A study published in New England Journal of Medicine in late March found that when coupled with AI, Butterfly Network’s hand held ultrasound device – Butterfly iQ – can help midwives determine fetal gestational age as accurately as a trained sonographer.
This is one data point but it indicates the overall potential for AI to transform healthcare, in this case by democratizing access to ultrasound in under resourced areas.
The study recruited 4,695 pregnant volunteers from two sites each in Zambia and North Carolina between September 2018 to June of last year. Funding for the study came from the Bill and Melinda Gates Foundation. The National Institute of Health and University of North Carolina School of Medicine contributed resources to the study. Ultrasound probes for the study’s research were provided by the Butterfly Network. The funders of the study did not participate in data collection, analysis, study design, interpretation of results, nor preparation of the manuscript.
Low resource areas typically do not have access to expensive and bulky ultrasound equipment nor to trained sonographers to interpret the ultrasound. This is problematic because assessing fetal age via ultrasound is a key component of providing quality prenatal care. So authors created and trained a “neural network to estimate gestational age from the sweeps and, in three test data sets, assessed the performance of the artificial intelligence (AI) model and biometry against previously established gestational age.”
Data gathered from the study demonstrated that after analyzing ultrasound sweeps – some of which were conducted with Butterfly iQ — AI could determine gestational age with accuracy comparable to a trained sonographer using standard biometry. This level of accuracy between AI and the trained sonographer remained even when using a low-cost portable ultrasound device: Guilford, Connecticut-based Butterfly network’s device, Butterfly iQ.
“Armed with a pocket-sized Butterfly probe and a smartphone, a Zambian midwife with no prior training in sonography can assess gestational age as accurately as a certified sonographer using an expensive machine,” said Joni Price, an OBGYN professor at UNC who led the study and lives full time in Zambia, in a news release. “This has the potential to revolutionize the delivery of obstetric care in settings like Zambia.”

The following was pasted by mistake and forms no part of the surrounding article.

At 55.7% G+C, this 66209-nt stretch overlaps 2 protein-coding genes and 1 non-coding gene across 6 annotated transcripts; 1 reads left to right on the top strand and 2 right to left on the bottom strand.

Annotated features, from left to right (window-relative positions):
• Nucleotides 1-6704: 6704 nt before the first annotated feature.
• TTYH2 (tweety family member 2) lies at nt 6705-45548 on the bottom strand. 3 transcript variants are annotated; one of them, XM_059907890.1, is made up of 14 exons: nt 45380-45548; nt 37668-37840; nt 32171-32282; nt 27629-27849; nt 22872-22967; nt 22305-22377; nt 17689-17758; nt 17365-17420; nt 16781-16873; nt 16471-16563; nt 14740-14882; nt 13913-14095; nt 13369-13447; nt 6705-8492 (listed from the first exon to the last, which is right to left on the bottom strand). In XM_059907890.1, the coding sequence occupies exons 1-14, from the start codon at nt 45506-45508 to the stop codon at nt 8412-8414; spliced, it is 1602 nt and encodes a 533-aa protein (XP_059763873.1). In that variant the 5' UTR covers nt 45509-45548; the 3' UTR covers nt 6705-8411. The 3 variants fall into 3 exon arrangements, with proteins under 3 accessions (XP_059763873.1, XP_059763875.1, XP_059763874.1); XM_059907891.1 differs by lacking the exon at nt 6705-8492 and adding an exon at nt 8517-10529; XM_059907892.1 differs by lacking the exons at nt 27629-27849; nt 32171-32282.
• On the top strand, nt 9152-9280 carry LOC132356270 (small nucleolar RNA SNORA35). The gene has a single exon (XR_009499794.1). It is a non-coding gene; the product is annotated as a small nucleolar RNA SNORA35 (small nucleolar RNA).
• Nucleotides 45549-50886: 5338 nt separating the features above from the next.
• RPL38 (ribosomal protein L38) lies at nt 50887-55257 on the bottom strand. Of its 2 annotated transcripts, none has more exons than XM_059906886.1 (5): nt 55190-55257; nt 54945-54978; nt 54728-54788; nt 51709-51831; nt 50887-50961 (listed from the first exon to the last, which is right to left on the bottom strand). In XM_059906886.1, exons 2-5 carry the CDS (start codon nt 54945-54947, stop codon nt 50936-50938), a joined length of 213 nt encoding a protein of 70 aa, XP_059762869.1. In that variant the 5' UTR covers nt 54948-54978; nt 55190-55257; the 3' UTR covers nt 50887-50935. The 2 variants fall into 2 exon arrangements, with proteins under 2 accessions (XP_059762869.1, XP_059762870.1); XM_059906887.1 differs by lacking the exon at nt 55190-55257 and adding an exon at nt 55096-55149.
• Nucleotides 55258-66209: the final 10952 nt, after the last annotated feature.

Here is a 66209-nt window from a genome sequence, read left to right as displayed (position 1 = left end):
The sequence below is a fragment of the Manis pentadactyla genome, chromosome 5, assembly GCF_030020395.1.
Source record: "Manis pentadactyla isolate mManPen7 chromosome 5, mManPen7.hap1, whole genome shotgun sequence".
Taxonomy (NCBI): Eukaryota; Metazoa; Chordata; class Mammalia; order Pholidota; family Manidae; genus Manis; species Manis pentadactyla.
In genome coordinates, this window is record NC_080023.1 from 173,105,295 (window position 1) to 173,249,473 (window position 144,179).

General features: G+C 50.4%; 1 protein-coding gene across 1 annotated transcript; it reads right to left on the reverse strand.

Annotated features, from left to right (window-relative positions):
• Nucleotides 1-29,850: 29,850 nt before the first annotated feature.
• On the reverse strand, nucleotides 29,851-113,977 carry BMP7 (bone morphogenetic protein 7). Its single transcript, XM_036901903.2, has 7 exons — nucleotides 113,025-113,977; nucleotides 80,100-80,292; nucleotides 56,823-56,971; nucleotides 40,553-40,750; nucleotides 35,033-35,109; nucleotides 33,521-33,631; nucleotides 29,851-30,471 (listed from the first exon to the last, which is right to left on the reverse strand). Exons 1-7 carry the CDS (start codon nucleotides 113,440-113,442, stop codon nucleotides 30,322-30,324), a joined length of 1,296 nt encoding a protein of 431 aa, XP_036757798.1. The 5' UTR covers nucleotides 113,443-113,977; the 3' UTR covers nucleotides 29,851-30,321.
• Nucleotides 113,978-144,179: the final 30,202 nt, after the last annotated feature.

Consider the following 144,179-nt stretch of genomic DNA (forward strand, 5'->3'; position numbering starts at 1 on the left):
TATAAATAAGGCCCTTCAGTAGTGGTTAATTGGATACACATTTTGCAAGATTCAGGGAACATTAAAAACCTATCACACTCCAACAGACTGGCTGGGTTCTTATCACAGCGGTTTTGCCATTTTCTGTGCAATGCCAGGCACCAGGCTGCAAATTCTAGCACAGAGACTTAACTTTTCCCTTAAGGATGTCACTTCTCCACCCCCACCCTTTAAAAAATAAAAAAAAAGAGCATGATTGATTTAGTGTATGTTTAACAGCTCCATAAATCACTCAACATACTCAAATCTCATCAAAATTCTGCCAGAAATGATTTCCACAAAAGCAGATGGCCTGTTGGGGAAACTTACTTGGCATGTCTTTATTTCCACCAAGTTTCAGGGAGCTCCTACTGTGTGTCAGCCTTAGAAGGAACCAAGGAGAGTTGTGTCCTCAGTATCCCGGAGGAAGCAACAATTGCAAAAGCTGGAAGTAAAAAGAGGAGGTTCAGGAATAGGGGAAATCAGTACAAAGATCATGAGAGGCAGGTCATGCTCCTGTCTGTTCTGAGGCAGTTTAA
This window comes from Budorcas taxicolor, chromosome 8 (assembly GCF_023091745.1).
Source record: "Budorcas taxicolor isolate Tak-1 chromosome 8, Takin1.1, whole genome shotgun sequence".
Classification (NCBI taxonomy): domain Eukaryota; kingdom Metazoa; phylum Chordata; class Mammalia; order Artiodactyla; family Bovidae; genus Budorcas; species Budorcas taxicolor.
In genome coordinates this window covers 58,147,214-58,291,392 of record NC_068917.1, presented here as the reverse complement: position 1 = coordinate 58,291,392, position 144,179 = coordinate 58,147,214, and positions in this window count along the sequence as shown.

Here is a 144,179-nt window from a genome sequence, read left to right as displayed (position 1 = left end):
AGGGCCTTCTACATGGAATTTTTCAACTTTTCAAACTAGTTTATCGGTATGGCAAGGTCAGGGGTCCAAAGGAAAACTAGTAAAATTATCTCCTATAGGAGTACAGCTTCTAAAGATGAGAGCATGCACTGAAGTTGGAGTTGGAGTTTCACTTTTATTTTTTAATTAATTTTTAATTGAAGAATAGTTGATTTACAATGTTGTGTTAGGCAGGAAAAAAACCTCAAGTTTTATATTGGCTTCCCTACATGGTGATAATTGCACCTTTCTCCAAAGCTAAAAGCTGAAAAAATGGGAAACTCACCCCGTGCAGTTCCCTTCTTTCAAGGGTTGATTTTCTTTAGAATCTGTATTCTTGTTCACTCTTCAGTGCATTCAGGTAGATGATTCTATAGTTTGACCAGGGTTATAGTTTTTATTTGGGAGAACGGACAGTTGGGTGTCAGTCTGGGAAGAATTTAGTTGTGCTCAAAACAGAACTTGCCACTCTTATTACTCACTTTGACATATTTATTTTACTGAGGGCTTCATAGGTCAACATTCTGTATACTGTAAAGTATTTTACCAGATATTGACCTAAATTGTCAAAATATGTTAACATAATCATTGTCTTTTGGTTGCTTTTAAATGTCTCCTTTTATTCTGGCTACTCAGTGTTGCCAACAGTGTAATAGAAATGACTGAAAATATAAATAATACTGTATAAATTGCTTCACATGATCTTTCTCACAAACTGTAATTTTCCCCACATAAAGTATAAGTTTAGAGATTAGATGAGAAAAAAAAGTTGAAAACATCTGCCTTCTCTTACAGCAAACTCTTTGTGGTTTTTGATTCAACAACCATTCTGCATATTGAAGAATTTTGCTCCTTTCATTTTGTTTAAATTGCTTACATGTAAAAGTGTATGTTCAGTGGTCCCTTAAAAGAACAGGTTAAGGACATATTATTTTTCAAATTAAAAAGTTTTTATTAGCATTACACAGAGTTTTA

In such settings, it can be difficult to have access to expensive ultrasound equipment, not to mention someone trained in interpreting the data, the study noted. For example, pregnant women in sub-Saharan Africa often do not have their initial ultrasound until 23 weeks into their pregnancy, though in the United States women receive the first ultrasound at 8 weeks, the report noted.
As a result, Butterfly iQ offers a potential avenue to address this gap in care and a feasible avenue to attempt to democratize obstetric ultrasounds, according to the report.
“Prior to this important research, access to low-cost imaging devices and the expertise to perform scans presented challenging hurdles to overcome in low-resource care settings. The results of this study offer hope to millions of mothers when it comes to determining risk and sequencing care,” said John Martin, chief medical officer at Butterfly Network in a news release. “The findings also reinforce our belief that mid-level practitioners, when armed with the right tools, can meaningfully improve outcomes and advance the standard of care.”
With the efficacy of the hand held ultrasound device coupled with AI, pregnant women could benefit in general.
“Ultrasound is like a stethoscope to the modern obstetrician. We use it all day, every day. These results foretell a future where all pregnant people – not just those who live in rich countries – can access the diagnostic benefits of obstetric ultrasound, ” said Jeff Stringer, associate director of UNC’s Institute for Global Health and Infectious Diseases and the one credited with the project idea, in a news release.
Photo credit: Butterfly Network